BAGHDAD (Reuters) - Fighting in Baghdad’s Shi’ite slum of Sadr City made April the deadliest month for Iraqi civilians since last August and for U.S. troops since last September, figures obtained on Wednesday showed.
Iraqi Health Ministry figures showed 968 civilian deaths in April, the most in eight months. On Wednesday the U.S. military reported the deaths of five more of its soldiers in Baghdad, raising its monthly toll to 49.
Most of the U.S. and Iraqi deaths were in the capital, where U.S. and government forces have been fighting Shi’ite militants loyal to anti-American cleric Moqtada al-Sadr in the tightly-packed Sadr City slum and other Shi’ite areas.
U.S. forces said they killed another 16 fighters in gunfights, tank battles and strikes from drone aircraft, following heavy fighting on Tuesday in which they killed 34.
Prime Minister Nuri al-Maliki, who launched a crackdown against Sadr’s Mehdi Army militia a month ago in the southern city of Basra, said on Wednesday the government would disarm the fighters by force if they refuse to lay down their weapons.
Two hospitals in Sadr City said they alone had received the bodies of 421 Iraqis killed and treated more than 2,400 wounded since late March. Many of the dead and wounded have been civilians, caught in the crossfire in the crowded slum.
Some of the heaviest fighting has taken place in the past three days, with militiamen taking advantage of blinding dust storms that ground U.S. attack helicopters to launch large-scale ambushes of U.S. and Iraqi positions.
U.S. forces have responded with tank fire and surface-to-surface missiles, destroying buildings.
Thirty-four bodies and 112 wounded victims were brought to the two Sadr City hospitals in the last 24 hours, hospital officials said.
U.S. forces reported three soldiers killed in Baghdad overnight and another two killed on Wednesday afternoon.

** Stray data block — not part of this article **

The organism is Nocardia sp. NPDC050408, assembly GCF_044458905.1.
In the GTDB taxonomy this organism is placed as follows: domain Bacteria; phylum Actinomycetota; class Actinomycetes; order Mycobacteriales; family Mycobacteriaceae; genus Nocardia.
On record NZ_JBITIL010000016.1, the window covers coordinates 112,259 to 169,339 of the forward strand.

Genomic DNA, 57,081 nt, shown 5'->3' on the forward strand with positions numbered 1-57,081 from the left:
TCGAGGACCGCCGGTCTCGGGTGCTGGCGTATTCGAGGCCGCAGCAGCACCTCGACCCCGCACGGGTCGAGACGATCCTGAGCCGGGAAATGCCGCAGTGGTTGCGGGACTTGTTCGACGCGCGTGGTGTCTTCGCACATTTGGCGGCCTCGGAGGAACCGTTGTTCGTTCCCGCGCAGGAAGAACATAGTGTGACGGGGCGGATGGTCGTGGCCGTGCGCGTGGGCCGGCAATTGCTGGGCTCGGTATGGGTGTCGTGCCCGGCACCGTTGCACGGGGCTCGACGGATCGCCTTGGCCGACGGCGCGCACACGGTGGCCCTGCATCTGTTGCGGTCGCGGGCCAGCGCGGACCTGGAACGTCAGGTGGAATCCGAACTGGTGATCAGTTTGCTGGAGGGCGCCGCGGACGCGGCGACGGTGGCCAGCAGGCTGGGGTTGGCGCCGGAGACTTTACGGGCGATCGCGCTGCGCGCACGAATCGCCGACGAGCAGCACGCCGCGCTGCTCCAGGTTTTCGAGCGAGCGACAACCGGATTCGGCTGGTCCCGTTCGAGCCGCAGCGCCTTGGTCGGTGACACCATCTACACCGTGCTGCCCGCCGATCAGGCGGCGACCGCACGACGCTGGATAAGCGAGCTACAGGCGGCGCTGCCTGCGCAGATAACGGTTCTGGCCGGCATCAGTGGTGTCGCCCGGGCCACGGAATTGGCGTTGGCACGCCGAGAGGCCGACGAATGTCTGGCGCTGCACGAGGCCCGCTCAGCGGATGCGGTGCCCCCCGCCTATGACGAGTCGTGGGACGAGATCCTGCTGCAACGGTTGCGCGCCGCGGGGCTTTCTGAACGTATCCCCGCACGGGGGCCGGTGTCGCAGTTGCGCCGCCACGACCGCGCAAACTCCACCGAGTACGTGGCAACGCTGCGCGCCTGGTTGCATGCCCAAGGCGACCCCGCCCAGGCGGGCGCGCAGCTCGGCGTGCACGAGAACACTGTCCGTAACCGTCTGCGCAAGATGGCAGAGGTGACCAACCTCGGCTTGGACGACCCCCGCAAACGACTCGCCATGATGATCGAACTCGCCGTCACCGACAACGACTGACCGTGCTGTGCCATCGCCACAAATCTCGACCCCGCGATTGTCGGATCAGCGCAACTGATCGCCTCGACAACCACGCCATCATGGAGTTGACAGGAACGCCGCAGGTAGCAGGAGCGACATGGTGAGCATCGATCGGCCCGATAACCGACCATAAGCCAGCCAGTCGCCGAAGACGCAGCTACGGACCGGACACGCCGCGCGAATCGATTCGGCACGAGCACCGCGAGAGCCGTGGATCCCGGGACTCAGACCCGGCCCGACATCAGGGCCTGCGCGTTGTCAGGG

April’s U.S. death toll is the highest since September 2007, when 65 U.S. soldiers died in Iraq, according to official figures tracked by icasualties.org, an independent website.
The tolls for both soldiers and civilians are still far lower than a year ago, however. In April 2007, 104 U.S. service members and 1,506 Iraqi civilians were killed.
U.S. commanders say the sectarian violence between Sunni Arabs and Shi’ites that characterized earlier years remains sharply lower. But the uprising by Shi’ite militia over the past month has reversed a long trend of declining violence.
Maliki aimed some of his toughest language yet at the Shi’ite fighters on Wednesday, singling out the Mehdi Army by name and grouping it with Sunni Arab groups like al Qaeda as organizations that must be dissolved.
He set down four conditions — that militias disarm, stop interfering in state affairs, stop running their own courts and hand over wanted fugitives — or face a military assault.
“To refuse these conditions means the continuation of the government’s efforts to disarm them by force,” Maliki said at a news conference inside Baghdad’s fortified Green Zone government and diplomatic compound.
“There is no alternative to these conditions. The alternative is the continuation of force and clashes until we reach the end, to get rid of the weapons and the gangs who are carrying weapons.”
Maliki, himself a Shi’ite, launched a crackdown against Mehdi Army fighters last month in the southern city of Basra.
After initial setbacks, the Basra offensive appears to have been a success in driving fighters from the streets there. But the militiamen remain in control of much of Baghdad’s Sadr City.
Additional reporting by Dean Yates, Aseel Kami, Khalid al-Ansary, Waleed Ibrahim and Aws Qusay; Writing by Dean Yates and Peter Graff; Editing by Richard Balmforth